The Bazaar team, mentored by computer science professors Zach Dodds and Colleen Lewis, was inspired by the amount of buying and selling of goods and services that occurs via Facebook at the 5-Cs and other college campuses. Like Ronan, the Bazaar team also pitched its idea at an Entrepreneurial Network meeting. A prototype for Bazaar is underway, and team members will refine the software during the 2017 summer session of the Entrepreneurship Research Project. They’ll be joined by two more teams devising innovative projects of their own.
Through the Summer Entrepreneurship Research Project, HMC INQ and the Entrepreneurial Network, Evans seeks to involve every academic department in his quest to identify innovative Mudders.
“These things will help,” Jones says. “It’s hard to learn from a book. You’ve got to go through it.”
What it seems to take to be an entrepreneur
- A clear understanding of risk and the willingness to undertake risk.
- A willingness to be responsible for and accountable for the risk that has been undertaken by your investors.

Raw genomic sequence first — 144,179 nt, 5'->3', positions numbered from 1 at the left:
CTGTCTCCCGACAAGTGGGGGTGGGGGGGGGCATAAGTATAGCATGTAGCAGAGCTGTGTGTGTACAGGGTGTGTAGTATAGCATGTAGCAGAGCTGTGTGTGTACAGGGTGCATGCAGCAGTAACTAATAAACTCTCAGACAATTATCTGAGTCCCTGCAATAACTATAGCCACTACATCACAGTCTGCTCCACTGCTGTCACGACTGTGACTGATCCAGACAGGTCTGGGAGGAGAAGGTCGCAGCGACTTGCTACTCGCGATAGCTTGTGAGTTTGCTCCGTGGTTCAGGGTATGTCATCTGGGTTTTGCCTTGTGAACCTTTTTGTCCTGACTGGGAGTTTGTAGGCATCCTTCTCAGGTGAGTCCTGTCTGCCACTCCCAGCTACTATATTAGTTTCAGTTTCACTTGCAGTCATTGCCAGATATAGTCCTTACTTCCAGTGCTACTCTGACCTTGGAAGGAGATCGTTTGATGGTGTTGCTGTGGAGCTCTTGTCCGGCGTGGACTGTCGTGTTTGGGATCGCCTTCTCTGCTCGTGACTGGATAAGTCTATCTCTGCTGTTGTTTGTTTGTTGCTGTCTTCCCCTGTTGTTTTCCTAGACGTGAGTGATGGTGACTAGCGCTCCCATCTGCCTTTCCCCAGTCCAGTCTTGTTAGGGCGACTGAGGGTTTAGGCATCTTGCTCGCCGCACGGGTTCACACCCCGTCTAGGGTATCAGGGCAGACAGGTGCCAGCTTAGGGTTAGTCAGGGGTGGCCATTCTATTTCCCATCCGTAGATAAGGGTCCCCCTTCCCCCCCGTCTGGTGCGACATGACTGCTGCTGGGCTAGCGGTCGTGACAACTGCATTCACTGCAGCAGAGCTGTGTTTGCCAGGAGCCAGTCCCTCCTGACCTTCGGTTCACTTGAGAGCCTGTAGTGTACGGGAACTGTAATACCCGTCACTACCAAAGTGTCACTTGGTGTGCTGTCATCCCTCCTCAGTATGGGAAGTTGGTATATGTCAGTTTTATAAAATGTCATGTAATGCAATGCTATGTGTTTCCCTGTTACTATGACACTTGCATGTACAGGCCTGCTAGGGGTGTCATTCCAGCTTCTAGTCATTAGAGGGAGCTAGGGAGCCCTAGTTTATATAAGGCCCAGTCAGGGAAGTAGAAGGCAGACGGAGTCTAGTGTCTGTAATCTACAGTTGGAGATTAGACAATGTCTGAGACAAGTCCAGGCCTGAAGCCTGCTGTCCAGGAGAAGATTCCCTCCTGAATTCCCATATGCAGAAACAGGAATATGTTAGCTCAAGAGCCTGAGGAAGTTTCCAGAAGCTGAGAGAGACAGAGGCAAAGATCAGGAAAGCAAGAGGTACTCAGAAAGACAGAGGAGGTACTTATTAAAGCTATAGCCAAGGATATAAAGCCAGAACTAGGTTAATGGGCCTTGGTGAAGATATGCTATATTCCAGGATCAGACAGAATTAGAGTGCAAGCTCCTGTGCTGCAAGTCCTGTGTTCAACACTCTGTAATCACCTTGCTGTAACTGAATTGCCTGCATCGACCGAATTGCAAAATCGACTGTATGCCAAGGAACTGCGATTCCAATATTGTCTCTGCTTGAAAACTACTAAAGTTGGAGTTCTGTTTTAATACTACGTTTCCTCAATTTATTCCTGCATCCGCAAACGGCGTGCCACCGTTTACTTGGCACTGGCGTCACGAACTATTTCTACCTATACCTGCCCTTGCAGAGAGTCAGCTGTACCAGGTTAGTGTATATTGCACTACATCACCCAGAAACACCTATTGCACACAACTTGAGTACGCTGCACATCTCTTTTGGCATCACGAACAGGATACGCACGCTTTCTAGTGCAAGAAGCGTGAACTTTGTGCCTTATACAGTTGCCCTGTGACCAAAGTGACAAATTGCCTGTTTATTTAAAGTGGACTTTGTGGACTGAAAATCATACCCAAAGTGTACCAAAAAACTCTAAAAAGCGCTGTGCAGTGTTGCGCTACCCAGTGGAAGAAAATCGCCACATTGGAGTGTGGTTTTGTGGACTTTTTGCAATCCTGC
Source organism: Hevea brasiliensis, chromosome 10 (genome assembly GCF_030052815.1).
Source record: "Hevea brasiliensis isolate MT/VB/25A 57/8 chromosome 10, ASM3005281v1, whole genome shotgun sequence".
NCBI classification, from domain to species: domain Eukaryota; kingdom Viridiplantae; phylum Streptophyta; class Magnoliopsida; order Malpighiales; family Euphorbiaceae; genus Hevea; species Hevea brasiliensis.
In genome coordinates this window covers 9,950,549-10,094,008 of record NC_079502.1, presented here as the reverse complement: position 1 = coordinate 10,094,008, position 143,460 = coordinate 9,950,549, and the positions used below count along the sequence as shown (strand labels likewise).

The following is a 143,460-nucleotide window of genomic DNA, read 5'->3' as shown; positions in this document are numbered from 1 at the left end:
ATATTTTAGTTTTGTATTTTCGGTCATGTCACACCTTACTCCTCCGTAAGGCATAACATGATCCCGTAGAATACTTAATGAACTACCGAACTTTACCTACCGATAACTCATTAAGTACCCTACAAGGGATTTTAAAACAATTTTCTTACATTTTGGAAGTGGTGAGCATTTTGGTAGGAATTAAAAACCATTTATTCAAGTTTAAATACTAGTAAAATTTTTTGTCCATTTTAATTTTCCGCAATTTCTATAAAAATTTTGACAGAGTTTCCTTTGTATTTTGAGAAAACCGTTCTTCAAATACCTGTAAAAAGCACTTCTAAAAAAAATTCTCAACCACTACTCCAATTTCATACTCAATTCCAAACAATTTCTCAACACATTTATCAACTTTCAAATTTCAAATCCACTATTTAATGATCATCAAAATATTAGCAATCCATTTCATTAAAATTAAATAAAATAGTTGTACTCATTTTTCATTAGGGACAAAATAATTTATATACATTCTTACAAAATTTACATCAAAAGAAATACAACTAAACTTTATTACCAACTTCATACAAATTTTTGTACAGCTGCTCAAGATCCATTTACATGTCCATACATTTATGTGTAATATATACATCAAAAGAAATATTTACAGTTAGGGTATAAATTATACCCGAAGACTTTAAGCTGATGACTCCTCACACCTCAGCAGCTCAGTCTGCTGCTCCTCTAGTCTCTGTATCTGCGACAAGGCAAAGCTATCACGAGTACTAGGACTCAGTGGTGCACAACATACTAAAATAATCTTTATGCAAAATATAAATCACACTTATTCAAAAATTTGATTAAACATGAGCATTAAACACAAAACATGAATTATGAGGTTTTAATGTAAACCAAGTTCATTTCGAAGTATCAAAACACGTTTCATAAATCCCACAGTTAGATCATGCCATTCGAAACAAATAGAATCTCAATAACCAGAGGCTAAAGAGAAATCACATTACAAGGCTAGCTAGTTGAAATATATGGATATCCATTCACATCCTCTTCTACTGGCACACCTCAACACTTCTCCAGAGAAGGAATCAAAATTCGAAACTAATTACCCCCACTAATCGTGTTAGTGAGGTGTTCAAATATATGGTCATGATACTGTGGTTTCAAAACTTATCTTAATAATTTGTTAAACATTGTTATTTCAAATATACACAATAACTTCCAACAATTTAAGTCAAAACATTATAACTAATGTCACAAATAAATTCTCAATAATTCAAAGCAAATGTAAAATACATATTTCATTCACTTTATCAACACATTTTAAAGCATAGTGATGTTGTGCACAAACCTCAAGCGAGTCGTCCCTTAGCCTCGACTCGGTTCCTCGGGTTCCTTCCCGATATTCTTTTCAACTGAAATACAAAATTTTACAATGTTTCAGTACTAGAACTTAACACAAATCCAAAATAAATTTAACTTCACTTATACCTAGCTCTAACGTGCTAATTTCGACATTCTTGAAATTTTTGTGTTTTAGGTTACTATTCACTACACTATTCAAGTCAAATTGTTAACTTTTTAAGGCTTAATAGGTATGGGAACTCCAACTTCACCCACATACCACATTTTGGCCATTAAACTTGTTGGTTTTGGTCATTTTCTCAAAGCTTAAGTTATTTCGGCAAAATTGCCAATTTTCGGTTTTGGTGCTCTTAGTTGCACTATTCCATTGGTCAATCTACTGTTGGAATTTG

- An understanding of priorities and the need to pursue and execute them in their proper order.
- The ability to concentrate (focus) on the tasks at hand and to execute those tasks in a controlled, resourceful and timely way.
- A strong, enthusiastic and passionate belief in your Koz, whatever that happens to be.
- The willingness to promote, pitch and sell nonstop.
- The willingness to absorb huge amounts of stress.
- Tenacity, relentless energy, a tolerance for long hours and hard work.
- Control over your emotions.
- A sense of strategy and planning.
- Flexibility and a sense of tactics.
- A true team player, possessing all of the skills necessary for working well with teams.
- The ability to lead and the ability to accept leadership from others.
- The ability to motivate and guide subordinates.
- The ability to articulate and communicate visions,
goals, ideals and objectives.
- The need to be fair and honest to all parties.
- The ability to delegate authority.
- The ability to make clear decisions and to execute them or give orders for the execution of them.
- The ability to be responsible rather than popular.
- The ability to know when authority stops and when responsibility begins, especially to peers, investors and directors.
- Strong social aptitudes and abilities; a good sense of social grace.
- A healthy and strong respect for business principles and practices.
- Strong character: Courage, accountability, responsibility, honesty and truthfulness.
Excerpted from handout for the course Enterprise and the Entrepreneur by Professor Gary Evans.